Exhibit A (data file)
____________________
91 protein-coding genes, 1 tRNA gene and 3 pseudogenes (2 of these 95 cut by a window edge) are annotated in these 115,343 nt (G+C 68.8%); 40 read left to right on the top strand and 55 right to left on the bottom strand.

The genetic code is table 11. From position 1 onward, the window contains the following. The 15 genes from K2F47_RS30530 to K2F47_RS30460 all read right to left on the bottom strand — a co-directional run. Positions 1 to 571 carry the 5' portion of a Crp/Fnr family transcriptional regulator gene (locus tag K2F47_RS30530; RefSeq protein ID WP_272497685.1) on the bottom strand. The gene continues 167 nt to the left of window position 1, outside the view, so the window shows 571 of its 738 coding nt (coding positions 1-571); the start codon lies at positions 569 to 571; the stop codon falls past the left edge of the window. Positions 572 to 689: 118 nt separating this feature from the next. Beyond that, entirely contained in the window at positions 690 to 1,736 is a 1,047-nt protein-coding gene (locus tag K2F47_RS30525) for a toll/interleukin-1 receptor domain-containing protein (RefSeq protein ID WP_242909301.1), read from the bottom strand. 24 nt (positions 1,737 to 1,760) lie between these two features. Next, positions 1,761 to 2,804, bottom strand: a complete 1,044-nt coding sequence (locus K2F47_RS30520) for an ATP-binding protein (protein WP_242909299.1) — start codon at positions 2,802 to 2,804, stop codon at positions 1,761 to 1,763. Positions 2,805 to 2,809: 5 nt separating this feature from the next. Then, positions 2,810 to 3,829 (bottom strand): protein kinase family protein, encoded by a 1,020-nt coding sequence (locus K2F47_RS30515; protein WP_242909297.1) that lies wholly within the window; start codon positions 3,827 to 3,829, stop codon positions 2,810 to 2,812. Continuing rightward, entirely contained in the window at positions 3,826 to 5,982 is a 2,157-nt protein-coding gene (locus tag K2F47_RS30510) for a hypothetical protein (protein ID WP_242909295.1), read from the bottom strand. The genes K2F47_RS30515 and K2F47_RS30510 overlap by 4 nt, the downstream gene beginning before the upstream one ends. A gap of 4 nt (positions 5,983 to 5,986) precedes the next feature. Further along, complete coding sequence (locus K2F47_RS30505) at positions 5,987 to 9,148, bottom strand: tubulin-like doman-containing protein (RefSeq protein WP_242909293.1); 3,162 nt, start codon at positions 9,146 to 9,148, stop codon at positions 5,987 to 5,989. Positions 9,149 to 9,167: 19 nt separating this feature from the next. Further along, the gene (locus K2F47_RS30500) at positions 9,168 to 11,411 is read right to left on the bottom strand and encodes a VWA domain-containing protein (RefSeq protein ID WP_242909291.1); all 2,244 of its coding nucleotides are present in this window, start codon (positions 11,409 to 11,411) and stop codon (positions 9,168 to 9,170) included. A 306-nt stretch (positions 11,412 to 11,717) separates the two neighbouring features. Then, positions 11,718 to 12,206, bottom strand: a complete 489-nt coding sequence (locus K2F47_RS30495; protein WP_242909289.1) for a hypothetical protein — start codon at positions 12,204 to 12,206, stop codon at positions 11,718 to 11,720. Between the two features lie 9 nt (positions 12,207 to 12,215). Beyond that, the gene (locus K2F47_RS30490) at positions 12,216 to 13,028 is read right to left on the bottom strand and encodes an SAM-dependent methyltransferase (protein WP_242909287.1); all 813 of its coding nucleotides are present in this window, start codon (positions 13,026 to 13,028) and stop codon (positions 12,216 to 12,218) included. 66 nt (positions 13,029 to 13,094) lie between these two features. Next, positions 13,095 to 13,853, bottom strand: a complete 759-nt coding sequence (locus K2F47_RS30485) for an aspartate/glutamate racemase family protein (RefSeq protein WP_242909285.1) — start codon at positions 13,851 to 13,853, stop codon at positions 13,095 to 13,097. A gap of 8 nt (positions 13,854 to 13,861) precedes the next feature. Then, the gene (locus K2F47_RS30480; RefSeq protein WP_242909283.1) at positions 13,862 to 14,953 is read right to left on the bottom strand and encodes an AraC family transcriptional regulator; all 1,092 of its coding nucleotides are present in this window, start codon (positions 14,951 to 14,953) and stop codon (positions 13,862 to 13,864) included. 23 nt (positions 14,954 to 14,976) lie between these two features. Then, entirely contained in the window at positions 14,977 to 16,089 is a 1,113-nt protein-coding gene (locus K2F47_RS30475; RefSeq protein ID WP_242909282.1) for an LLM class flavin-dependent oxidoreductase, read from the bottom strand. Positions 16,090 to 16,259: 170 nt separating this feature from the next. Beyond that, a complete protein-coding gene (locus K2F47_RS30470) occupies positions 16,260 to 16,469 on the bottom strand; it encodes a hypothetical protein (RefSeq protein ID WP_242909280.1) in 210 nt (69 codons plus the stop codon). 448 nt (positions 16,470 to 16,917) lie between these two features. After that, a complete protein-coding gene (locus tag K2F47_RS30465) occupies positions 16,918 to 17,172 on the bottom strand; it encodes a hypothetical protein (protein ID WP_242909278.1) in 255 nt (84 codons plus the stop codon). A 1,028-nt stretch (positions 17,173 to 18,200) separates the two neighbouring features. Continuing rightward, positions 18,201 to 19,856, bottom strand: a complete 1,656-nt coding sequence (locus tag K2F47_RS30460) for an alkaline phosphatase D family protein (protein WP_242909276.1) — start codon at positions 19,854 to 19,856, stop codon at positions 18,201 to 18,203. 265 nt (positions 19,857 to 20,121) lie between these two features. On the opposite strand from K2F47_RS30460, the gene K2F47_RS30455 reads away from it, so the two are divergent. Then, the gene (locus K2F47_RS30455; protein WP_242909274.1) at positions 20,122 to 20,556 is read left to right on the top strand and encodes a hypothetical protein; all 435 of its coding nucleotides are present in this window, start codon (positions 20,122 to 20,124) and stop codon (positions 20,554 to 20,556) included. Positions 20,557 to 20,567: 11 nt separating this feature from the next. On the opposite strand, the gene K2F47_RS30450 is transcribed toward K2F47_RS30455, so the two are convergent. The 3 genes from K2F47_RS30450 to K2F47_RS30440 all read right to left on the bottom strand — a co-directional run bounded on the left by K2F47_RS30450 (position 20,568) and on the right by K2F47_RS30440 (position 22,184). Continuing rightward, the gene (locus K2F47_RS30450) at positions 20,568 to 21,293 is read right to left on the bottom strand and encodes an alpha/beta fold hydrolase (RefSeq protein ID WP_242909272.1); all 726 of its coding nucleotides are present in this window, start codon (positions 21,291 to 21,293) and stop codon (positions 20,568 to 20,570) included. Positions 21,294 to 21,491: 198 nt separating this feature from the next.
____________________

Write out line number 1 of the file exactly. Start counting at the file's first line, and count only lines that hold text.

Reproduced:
91 protein-coding genes, 1 tRNA gene and 3 pseudogenes (2 of these 95 cut by a window edge) are annotated in these 115,343 nt (G+C 68.8%); 40 read left to right on the top strand and 55 right to left on the bottom strand.